Roster Role: Hab 10am Bible reader

Reading the Bible in church is a crucial part of our meeting together. Hearing God’s word is the heart of our Sunday service, so reading the Bible should be taken seriously, and done with joy. Clear and careful reading greatly helps people to understand and respond to the word of God.

Time Commitment

  • Frequency: Bible reading volunteers are generally on the roster every six weeks at the most
  • In advance: at least ten minutes preparing for the reading
  • Before the service: Bible readers are welcome to join the other up-front contributors to pray for the service 15 minutes before the start time.

What does a win look like?

  • The congregation have heard the planned bible passages read accurately and clearly.
  • The congregation follow along in pew bibles easily, if they wish

Keys to winning

  • You will receive an email with the run sheet, or a phone call with the details of the reading, on the Thursday before the service. (Any bible passages listed on a roster are subject to change, and the run sheet will have the final version)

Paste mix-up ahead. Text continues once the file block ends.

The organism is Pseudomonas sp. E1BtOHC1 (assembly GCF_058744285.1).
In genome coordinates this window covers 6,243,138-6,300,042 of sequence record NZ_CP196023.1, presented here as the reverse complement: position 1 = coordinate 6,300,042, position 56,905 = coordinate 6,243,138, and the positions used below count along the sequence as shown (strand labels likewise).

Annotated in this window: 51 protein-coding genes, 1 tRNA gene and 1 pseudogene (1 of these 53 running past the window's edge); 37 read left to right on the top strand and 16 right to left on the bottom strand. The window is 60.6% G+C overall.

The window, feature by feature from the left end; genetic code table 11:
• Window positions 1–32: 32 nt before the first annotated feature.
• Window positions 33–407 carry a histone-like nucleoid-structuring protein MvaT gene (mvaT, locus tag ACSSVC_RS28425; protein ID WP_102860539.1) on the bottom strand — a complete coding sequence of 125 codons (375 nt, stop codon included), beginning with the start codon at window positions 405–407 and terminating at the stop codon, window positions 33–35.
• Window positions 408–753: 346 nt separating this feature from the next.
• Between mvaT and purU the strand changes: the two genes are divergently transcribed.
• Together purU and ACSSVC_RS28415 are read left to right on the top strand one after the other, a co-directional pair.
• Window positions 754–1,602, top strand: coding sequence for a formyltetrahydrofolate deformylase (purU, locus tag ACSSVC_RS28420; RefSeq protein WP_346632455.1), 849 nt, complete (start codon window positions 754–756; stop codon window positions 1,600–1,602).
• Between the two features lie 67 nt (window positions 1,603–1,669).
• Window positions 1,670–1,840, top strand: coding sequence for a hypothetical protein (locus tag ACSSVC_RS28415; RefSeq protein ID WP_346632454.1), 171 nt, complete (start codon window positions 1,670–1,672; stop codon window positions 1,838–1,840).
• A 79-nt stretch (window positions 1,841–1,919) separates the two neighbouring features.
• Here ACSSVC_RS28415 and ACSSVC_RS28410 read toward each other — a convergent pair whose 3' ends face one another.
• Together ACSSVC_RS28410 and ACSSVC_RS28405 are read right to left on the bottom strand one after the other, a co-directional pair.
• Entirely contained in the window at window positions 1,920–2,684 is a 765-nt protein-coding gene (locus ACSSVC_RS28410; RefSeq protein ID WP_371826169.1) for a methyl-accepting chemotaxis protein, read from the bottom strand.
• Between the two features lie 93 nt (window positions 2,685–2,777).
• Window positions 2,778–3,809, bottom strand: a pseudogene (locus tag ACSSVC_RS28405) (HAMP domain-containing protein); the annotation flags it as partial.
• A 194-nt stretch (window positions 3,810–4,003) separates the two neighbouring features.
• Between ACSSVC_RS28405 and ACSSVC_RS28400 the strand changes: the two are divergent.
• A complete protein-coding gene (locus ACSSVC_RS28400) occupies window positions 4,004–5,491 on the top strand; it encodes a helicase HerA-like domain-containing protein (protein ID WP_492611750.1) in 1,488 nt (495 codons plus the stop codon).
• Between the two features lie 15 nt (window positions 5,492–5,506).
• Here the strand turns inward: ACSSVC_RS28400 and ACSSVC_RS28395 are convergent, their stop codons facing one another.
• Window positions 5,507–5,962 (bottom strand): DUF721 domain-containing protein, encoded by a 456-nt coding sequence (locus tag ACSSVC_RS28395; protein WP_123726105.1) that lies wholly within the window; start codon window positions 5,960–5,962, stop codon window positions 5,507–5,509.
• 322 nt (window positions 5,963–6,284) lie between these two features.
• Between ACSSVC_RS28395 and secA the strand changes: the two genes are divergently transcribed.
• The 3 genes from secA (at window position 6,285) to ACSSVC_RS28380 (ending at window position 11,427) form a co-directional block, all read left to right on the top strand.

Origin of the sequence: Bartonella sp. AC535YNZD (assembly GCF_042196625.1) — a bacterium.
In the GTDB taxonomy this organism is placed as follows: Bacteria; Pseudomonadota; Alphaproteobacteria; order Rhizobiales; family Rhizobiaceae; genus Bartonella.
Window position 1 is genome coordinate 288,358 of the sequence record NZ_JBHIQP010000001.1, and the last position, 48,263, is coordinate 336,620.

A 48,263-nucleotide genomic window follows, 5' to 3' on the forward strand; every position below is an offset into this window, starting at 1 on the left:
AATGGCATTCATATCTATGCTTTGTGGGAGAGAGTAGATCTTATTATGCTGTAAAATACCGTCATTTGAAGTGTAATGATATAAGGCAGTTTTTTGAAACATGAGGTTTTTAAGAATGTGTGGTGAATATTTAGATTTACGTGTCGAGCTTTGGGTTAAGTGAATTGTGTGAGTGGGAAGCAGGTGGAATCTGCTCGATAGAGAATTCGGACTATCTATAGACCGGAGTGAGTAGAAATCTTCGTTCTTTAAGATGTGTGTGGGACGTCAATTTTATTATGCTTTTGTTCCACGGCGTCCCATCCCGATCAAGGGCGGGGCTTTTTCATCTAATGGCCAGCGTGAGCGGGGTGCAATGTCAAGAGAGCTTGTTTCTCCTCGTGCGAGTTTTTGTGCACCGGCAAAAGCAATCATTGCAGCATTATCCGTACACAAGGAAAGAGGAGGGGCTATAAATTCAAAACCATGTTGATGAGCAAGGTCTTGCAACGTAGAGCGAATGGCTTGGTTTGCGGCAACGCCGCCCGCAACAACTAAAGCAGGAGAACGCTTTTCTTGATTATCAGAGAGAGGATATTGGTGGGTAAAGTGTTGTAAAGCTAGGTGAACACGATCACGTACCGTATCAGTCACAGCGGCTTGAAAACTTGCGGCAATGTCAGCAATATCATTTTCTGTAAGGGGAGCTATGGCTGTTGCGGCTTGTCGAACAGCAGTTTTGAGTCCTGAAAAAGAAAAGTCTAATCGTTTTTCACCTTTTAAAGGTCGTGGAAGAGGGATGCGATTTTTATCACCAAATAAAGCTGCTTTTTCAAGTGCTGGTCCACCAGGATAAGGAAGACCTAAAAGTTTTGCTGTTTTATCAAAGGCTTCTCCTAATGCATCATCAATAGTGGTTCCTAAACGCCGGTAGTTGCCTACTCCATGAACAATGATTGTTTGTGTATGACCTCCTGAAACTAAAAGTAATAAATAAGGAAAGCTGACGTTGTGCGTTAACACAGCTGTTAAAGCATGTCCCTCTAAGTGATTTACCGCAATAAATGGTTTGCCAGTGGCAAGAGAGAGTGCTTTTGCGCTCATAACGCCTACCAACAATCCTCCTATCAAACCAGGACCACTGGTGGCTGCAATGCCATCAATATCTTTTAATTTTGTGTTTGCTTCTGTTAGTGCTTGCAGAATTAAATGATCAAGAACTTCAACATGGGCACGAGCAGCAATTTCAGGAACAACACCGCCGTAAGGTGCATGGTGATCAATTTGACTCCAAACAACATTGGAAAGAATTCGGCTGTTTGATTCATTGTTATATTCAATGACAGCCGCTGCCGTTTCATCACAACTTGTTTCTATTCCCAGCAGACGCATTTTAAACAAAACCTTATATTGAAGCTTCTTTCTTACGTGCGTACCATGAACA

• Always read from the the correct version of the bible (NRSV at St John's and St Oswalds, NIV at St Alban's) so that people can read along in the pew bibles.
  • If you don't have a copy of the correct version, you can access them at
  • Think about which words should be emphasised, where the phrases start and end, which phrases should be fast or slow, and where there should be pauses (eg paragraph breaks).
  • The best way to introduce each reading is like this:
    “Our first Bible reading is on page 321 of the pew bibles. It's from the book of Judges, chapter 3, starting at verse 4”. Note that there's no real need to say where the passage ends.
  • After introducing the reading, wait until those opening pew bibles have found the right page before you start. You may like to repeat the page number.
  • Because we naturally rush when standing in front of a group of people, a speed that feels too slow to you is probably about right!
  • It's helpful to leave a good-sized pause at the end of each reading before moving on.
  • There's no need to say anything at the end, just let the readings speak for themselves.
  • A great resource on effective bible reading is Clifford Warne's talk on - well worth a listen